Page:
Posts Tagged ‘workers compensation insurance’

Is A Choral Group Required To Have Workman’s Compensation?

Wednesday, June 20th, 2012

By Brian Taylor Goldstein

Dear Law & Disorder:

We have a non-profit choral group. Our of local public television stations has sent us a contract to record and broadcast one of our concerts this December and they have an item that requires us to have workman’s comp on our entire group. We currently only have 3 staff employees (all part-time) and the performers themselves are not employees. As a non-profit, are we required by law to carry workman’s comp on members of our group?  We are wondering if we can sign this agreement if we don’t carry workman’s comp insurance.

First, and foremost, your non-profit status is unrelated to the issue of workers compensation. Non-profits are subject to the all the same laws, statutes, and regulations as all other businesses. Whether or not you are required to carry workers compensation depends on whether your staff and chorus members are considered independent contractors or employees. This requires an analysis of both federal law as well as the laws of your state. However, in this particular case, such an analysis may be irrelevant.

If you were to enter into a contract with the television station in which you are required to have workers compensation, then you would be agreeing to provide workers compensation whether you are legally required to do so or not. That’s really the whole point of a contract: two parties are agreeing to do things for each other they would not normally be required to do. So, regardless of what the law does or does not require, you cannot just sign the television agreement unless you plan to comply with their requirement. Otherwise, if you signed such a contract and then failed to obtain the workers compensation insurance, you would be in breach.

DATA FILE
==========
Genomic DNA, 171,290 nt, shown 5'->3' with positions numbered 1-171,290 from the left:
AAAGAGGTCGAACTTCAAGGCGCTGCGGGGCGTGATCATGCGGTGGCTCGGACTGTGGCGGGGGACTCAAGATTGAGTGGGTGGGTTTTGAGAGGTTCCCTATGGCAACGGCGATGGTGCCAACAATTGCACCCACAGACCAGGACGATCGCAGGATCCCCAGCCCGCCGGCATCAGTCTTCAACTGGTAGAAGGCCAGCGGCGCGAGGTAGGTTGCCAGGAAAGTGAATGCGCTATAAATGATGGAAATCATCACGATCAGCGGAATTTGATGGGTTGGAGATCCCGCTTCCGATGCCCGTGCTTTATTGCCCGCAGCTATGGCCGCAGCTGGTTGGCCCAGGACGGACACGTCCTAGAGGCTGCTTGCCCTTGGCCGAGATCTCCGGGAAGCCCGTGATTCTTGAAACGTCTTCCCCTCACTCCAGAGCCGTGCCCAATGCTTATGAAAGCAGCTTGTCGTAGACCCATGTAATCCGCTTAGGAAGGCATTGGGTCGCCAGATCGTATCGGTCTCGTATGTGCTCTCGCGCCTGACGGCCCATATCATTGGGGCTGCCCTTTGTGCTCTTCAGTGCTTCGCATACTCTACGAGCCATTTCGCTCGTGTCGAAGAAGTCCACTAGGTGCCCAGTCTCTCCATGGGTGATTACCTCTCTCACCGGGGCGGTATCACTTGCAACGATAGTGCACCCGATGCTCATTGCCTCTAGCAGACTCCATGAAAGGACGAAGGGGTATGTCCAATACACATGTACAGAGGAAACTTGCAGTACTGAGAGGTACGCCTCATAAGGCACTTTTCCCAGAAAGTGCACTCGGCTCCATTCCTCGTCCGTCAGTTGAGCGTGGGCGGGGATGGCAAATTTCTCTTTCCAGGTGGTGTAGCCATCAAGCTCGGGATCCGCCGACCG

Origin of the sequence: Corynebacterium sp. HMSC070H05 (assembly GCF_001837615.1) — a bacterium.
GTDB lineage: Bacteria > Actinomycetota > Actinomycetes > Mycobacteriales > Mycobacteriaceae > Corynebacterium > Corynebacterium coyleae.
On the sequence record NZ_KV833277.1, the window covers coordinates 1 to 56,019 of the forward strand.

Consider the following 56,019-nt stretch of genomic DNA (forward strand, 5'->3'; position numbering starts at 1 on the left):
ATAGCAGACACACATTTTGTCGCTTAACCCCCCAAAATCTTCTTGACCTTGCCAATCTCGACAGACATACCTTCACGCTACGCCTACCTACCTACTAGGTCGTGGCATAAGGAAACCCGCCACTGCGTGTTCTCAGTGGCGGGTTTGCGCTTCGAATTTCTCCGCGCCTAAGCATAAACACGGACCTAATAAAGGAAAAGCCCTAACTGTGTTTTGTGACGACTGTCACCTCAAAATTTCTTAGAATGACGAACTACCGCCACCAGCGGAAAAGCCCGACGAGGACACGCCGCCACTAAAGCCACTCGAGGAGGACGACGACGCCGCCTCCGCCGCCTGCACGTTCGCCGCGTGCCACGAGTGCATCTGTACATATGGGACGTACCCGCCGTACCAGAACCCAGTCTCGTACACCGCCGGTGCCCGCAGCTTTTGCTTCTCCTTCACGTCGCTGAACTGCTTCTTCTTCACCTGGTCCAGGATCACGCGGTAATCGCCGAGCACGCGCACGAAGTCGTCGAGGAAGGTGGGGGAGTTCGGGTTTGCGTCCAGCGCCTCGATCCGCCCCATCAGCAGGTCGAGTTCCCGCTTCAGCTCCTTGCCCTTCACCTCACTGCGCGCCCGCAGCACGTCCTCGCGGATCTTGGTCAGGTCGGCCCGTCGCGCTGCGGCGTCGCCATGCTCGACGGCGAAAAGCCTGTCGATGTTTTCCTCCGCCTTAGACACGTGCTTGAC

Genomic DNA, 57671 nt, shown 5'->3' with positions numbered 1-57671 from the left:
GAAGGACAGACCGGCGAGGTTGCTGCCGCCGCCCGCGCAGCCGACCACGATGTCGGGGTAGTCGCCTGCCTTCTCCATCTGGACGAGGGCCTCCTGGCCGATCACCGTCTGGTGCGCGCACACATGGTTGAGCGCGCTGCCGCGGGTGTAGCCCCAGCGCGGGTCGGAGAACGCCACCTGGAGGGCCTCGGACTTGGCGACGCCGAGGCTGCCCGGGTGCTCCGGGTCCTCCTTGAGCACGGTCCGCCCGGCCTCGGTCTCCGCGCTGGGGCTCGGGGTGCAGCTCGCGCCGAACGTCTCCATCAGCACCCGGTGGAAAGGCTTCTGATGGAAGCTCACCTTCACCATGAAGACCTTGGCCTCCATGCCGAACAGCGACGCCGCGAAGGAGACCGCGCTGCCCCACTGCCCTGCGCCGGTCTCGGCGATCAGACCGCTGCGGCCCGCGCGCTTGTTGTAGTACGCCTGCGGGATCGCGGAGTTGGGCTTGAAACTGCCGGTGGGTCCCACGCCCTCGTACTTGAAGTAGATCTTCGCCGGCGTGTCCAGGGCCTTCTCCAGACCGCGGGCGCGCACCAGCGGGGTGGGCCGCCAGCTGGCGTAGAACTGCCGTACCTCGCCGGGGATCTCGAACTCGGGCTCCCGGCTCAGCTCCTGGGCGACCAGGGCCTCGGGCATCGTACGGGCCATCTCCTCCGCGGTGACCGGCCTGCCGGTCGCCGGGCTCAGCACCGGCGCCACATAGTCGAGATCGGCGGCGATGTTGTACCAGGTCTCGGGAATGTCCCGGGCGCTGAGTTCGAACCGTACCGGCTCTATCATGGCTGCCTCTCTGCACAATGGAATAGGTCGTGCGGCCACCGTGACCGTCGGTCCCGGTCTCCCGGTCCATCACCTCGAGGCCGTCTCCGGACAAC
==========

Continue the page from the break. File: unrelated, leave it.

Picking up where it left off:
I suspect that, like many institutions, the television station is using form contracts and boilerplate terms that they themselves probably do not understand. Do not always assume that the other party knows more than you do! Before you do anything, I’d call the station and discuss your situation/concerns with them. Perhaps they will waive the requirement. Perhaps they can agree to allow you to purchase a general liability policy to cover your group in lieu of a workers compensation policy.

However, regardless of whether or not you are “required” to have workers compensation either as a matter of law or by a contract, consider the possibility that if a staff member, a chorus member, or a volunteer were to be injured during a performance or in providing some other service for your organization, your organization could be liable. So, I’d strongly recommend that you obtain a general liability policy to cover injuries to any of your performers, staff, or volunteers who provide services to your organization.


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